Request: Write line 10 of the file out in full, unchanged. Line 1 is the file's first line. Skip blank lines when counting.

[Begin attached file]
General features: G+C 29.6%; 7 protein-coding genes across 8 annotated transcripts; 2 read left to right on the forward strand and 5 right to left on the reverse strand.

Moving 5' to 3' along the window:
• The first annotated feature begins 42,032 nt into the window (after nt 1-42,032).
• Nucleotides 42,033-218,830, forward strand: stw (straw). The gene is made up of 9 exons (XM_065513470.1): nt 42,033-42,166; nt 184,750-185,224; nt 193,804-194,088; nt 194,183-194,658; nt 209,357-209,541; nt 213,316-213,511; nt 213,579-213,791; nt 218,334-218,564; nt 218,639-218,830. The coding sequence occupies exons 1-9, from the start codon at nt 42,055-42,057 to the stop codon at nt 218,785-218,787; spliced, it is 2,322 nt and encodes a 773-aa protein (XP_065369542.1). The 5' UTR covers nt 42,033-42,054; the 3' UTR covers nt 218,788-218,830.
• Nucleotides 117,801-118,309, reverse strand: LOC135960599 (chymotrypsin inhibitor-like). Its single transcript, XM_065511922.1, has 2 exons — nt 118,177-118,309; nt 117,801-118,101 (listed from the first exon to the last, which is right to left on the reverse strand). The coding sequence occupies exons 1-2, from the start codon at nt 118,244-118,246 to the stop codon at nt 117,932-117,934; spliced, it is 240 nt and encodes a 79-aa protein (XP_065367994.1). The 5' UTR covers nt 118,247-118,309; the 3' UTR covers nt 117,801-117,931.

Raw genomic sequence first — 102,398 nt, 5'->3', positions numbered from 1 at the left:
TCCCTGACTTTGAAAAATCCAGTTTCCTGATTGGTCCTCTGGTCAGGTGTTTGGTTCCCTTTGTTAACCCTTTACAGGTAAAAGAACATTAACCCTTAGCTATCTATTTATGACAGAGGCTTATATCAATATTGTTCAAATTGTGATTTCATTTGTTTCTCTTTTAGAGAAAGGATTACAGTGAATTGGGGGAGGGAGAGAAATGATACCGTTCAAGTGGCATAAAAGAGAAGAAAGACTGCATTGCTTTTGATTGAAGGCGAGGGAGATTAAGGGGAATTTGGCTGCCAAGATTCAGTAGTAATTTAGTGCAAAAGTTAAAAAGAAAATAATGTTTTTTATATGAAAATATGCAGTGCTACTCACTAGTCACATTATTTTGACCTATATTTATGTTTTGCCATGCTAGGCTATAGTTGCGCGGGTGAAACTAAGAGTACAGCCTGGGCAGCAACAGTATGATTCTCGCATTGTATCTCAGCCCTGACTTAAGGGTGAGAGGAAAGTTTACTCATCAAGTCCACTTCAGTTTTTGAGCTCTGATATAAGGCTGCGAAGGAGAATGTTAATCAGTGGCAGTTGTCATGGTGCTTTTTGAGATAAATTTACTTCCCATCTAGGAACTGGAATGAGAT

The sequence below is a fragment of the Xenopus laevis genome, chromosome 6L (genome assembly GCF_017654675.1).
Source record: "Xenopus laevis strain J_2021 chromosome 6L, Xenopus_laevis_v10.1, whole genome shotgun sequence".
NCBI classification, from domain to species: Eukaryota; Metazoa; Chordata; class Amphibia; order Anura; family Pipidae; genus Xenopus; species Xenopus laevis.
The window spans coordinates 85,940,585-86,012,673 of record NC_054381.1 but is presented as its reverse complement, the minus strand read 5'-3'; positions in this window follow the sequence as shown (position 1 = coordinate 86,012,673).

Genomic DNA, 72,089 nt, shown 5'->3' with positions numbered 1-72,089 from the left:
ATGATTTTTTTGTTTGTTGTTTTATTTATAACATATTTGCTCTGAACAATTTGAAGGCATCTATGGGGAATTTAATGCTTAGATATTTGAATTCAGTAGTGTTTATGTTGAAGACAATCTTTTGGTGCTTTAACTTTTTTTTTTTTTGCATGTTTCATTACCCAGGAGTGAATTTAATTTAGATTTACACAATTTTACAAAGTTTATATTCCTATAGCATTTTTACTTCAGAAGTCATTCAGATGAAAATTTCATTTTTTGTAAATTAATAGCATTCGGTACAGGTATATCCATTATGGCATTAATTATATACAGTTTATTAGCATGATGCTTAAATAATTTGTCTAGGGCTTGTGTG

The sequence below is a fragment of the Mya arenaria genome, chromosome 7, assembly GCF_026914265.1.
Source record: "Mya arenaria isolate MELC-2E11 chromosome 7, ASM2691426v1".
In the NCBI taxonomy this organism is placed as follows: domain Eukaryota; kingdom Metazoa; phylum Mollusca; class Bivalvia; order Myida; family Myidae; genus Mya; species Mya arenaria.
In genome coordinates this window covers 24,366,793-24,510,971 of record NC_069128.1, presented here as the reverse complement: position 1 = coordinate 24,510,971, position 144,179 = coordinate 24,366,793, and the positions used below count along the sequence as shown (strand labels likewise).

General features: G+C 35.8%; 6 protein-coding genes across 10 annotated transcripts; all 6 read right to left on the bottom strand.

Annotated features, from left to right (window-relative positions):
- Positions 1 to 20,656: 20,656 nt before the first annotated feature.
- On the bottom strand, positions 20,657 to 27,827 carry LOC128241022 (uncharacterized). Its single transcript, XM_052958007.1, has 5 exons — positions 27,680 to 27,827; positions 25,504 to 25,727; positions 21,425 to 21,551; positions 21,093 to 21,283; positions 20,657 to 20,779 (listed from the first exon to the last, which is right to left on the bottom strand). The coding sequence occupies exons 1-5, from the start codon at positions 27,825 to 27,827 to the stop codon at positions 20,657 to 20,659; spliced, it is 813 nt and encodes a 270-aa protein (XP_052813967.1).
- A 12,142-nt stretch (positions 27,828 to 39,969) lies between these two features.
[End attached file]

NCBI classification, from domain to species: Eukaryota; Metazoa; Chordata; class Amphibia; order Anura; family Pipidae; genus Xenopus; species Xenopus laevis.